When you’re trying to decide which type of brake is best for your particular application (such as mechanical, pneumatic, or hydraulic brakes), it’s important to understand both the reasons for braking and the differences in the types of caliper disc brakes available for industrial equipment and on- and off-road braking applications.
Understanding the Reasons for Braking
1. Dynamic Braking
The primary reason for braking is, of course, to get something to stop — also known as “dynamic braking.” A disc is moving and your goal is to get it to come to a complete stop. Any on- or off-road vehicle, aircraft service vehicles, golf carts, construction machinery or even wind turbines refer to this as “active braking.”
2. Holding Position
A second reason involves a “holding position,” which is common with industrial machinery with rotating parts. A winch is a good example of holding position braking. When payout or reeling is complete, a holding position can be of critical value.
3. Controlling Speed
Lastly, there’s “tensioning,” which falls between dynamic braking and holding, and is used for controlling speed. Anything that comes on a roll, such as newspaper, foil, or tape, is manufactured by a web handling system and involves tensioning. Tensioning brakes are applied often, so their pads have high wear rates, but are easily replaceable.
However deciding on which type of brake to use will depend on what’s best for your application, so let’s “brake it down” further…
Understanding What Powers Brakes
There are as many types of brakes as there are countless applications, however, there are three main categories of brakes, determined by how they are powered: mechanical, pneumatic, and hydraulic brakes. Here are some of the ideal applications for each.
1. When to Use Mechanical Brakes
Just as it sounds, mechanical brakes are actuated by the use of a lever, for which no power supply is required. Mechanical brakes are best suited for applications that require static braking that can be manually applied. The best example of this would be a parking brake.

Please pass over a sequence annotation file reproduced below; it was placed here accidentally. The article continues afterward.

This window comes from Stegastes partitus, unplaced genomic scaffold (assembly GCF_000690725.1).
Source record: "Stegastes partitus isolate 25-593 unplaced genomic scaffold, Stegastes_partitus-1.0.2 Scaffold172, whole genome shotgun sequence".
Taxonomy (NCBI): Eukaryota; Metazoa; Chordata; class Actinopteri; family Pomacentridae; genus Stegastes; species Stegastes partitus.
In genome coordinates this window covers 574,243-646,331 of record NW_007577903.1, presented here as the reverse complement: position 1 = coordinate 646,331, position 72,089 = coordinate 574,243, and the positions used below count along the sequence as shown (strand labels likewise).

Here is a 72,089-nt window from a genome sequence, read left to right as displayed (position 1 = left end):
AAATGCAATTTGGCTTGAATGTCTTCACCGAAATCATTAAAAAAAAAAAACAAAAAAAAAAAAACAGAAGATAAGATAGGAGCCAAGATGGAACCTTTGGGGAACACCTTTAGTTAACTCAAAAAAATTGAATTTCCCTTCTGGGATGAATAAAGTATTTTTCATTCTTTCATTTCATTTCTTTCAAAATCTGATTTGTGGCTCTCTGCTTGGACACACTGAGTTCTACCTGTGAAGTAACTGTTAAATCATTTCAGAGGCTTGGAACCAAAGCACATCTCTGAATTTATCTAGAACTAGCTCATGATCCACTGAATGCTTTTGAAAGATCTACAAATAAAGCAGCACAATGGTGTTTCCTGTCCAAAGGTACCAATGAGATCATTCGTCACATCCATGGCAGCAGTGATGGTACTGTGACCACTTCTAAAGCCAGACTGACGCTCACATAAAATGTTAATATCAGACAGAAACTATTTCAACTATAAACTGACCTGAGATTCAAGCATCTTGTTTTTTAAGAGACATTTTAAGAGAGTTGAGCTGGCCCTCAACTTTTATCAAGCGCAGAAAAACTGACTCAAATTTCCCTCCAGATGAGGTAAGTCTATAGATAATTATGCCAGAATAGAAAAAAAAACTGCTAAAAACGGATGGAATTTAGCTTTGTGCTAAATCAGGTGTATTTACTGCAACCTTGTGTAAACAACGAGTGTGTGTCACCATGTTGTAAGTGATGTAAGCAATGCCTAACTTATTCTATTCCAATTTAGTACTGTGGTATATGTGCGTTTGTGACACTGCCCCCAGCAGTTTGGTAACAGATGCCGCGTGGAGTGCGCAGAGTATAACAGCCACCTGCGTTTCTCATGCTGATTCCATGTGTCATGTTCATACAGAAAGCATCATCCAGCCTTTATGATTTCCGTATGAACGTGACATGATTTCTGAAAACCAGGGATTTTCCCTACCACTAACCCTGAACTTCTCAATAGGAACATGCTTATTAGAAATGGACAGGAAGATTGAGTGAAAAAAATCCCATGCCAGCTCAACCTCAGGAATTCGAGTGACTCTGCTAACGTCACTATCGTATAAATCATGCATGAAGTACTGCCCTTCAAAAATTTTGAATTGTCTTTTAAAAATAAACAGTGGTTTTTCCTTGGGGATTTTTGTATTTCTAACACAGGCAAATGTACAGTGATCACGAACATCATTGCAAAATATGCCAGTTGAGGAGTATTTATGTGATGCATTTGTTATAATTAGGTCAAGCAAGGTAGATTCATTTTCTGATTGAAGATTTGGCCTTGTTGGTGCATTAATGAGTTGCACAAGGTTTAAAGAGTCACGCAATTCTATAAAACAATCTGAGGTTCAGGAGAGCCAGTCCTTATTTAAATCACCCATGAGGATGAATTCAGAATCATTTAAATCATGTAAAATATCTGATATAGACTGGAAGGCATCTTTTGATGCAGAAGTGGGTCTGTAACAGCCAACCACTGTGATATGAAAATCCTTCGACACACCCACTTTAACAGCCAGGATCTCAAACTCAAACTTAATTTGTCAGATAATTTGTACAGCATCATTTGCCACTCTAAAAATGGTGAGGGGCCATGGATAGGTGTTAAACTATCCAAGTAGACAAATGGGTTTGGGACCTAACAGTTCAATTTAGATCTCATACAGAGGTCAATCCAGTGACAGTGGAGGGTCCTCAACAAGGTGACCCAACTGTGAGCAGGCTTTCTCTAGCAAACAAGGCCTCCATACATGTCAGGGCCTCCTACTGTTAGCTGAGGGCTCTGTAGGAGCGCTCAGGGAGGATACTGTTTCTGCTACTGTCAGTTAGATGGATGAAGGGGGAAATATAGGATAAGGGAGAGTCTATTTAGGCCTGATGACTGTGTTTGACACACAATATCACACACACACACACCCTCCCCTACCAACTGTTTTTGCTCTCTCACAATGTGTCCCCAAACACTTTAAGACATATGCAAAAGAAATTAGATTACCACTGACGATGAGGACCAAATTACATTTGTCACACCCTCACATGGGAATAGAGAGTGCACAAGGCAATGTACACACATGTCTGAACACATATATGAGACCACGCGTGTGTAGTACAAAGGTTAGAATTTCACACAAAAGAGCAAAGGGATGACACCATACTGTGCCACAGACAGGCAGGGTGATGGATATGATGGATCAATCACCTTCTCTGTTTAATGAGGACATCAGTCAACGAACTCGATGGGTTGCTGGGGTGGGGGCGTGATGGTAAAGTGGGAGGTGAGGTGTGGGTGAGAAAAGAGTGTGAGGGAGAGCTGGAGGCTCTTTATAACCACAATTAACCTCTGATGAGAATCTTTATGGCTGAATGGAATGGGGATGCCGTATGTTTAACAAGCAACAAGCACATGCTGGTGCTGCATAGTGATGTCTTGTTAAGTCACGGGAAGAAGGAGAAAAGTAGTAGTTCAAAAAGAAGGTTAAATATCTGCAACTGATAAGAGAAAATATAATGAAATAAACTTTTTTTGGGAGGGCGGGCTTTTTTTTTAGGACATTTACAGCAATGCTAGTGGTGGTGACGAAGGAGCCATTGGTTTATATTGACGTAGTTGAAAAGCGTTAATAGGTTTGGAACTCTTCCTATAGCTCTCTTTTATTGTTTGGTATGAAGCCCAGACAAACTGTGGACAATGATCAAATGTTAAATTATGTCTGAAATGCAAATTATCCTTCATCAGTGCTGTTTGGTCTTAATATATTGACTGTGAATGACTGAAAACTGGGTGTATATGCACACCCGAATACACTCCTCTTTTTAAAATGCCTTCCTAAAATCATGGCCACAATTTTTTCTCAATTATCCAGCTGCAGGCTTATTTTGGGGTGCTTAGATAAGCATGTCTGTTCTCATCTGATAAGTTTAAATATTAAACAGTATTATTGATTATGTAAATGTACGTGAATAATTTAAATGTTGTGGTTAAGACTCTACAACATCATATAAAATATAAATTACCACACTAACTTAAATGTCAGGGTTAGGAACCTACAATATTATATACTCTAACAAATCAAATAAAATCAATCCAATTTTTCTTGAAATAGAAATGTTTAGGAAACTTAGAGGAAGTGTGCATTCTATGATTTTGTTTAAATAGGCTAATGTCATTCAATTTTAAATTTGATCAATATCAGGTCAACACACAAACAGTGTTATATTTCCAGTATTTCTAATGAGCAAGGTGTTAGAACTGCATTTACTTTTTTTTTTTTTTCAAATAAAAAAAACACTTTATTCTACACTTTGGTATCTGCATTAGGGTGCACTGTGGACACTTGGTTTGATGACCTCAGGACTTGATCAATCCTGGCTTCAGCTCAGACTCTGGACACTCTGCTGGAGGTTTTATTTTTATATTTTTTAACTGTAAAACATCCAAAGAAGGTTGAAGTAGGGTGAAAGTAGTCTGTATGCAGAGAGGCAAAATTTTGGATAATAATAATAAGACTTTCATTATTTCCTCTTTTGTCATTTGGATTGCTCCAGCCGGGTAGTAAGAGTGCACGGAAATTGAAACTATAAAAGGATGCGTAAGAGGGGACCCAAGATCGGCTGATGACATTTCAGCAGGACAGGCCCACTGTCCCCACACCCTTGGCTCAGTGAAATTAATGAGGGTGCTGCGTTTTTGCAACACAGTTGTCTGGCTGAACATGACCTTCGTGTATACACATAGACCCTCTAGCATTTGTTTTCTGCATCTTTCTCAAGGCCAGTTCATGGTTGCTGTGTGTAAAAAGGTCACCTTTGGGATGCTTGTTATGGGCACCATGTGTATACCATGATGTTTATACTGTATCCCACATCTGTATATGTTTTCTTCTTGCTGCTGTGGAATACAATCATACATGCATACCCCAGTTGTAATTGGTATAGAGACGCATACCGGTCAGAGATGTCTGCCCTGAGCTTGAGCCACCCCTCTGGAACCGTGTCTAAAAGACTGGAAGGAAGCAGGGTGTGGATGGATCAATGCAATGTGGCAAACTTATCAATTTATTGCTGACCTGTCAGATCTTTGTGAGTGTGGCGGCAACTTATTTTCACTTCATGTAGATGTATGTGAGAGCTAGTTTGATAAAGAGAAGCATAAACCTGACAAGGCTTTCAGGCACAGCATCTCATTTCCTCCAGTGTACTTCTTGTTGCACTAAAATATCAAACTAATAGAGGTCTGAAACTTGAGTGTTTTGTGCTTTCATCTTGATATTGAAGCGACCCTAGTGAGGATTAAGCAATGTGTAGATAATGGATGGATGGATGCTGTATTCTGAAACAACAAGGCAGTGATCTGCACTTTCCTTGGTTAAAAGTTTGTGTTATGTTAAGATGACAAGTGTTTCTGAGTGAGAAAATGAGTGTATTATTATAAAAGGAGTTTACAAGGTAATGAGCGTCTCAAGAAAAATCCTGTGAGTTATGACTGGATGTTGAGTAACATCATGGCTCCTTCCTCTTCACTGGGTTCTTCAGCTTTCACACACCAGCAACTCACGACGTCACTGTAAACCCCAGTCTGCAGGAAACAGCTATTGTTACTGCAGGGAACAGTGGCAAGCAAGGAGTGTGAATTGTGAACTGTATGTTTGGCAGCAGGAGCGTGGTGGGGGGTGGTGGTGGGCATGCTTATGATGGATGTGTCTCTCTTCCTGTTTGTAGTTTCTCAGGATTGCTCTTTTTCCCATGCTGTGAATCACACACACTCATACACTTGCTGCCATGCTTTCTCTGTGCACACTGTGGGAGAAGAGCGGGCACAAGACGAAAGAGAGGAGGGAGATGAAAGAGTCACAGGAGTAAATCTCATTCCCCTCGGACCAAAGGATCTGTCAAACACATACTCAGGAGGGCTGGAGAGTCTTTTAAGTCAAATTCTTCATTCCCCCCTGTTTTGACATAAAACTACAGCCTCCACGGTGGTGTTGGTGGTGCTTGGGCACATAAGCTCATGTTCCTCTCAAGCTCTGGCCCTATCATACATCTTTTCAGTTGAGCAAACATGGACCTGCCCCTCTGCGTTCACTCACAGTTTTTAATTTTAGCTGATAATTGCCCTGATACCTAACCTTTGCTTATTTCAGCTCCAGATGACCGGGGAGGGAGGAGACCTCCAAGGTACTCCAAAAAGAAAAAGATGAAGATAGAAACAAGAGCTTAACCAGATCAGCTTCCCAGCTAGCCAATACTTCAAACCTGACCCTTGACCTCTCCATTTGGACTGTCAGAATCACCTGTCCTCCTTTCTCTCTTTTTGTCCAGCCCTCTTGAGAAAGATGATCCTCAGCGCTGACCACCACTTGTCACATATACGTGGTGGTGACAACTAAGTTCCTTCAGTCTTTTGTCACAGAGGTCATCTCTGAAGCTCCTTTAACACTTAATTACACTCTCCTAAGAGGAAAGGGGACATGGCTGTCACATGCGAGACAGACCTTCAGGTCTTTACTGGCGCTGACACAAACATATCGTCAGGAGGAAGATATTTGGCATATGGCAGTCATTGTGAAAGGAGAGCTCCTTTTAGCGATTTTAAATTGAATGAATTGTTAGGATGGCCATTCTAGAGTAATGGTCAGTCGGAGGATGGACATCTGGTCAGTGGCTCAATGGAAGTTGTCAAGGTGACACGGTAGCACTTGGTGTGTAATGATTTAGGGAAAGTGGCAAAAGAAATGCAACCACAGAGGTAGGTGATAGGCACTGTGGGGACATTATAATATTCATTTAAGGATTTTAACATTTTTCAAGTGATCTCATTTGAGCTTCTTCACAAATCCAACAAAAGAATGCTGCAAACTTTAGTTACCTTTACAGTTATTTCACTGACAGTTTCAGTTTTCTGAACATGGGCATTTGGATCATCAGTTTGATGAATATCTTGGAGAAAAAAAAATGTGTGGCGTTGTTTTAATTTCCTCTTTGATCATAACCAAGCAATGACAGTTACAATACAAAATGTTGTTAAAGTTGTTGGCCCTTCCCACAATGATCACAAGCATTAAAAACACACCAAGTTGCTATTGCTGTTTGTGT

Mechanical brakes can be well suited when nothing more elaborate is required. You pull a lever and the system stops. This is a common way to stop 5–10kw class wind turbines providing safety for service.
2. When to Use Pneumatic Brakes
The power used in these type of brakes is air, supplied primarily by a pneumatic pump. Air brakes typically operate at lower pressures than hydraulic brakes, around 70-120 PSI for most applications.
Pneumatic brakes are commonly used on industrial machinery requiring brakes, because manufacturing facilities most often have a pneumatic compressor on site. For this reason, we typically see pneumatic brakes in factories where machinery with rotating parts need brakes.
3. When to Use Hydraulic Brakes
Most often these brakes are powered by brake fluid, such as hydraulic oil for industrial machinery or DOT 3/4 automotive brake fluid (polyethylene glycol). When pressurized the fluid creates force in PSI. Hydraulic brakes tend toward the high pressures needed for proper stopping, holding, or tensioning. Be sure to specify the fluid type to ensure your brake is equipped with fluid compatible seals.
Hydraulic power supplies are common in most vehicles, such as commercial and off-road type braking. These brakes can be service brakes to stop the vehicle, or used to hold position on machinery. For example, a utility vehicle may have a wire cable reel that needs to be controlled and hydraulic power is available.
Air vs. Hydraulic Brakes
We often see hydraulic brakes used in applications requiring higher torque braking. Oil field and mining equipment typically use hydraulic brakes for this reason. Wind turbines from 5–50kw often have pneumatic (or air) brakes. Wind turbines at 50kw and higher most often have hydraulic brakes.
One More Decision
Your application may require one of two types of brakes, “Double-Acting Brakes” (with two live sides) or “Floating Brakes” (with a single live side).
1. Double-Acting Brakes
A double-acting brake is fixed mounted with pistons on each side that, when actuated, engage against the brake disc. It’s critical for the brake to be well-centered over the disc, with run-out +/- 10 inches, otherwise, the brake pad on one side will wear out faster than the other.
2. Floating Brakes
The floating brake with a single live side is the most common type. This type of brake has a piston (or pistons) on one live side, which press on the rotor (or disc) when engaged. A floating brake is mounted on rods, bushings, or shoulder bolts that are smooth and allow the brake to move when engaged. The disc is fixed, which allows the brake to move to the center so the live side and dead side pads brake with equal and opposing clamping force.
These are the basic things to consider when choosing the best brake for your industrial or vehicular off-highway application. W.C. Branham has a wide line of brakes including pneumatic or hydraulic spring applied and hydraulic/mechanical combinations for many different types of applications.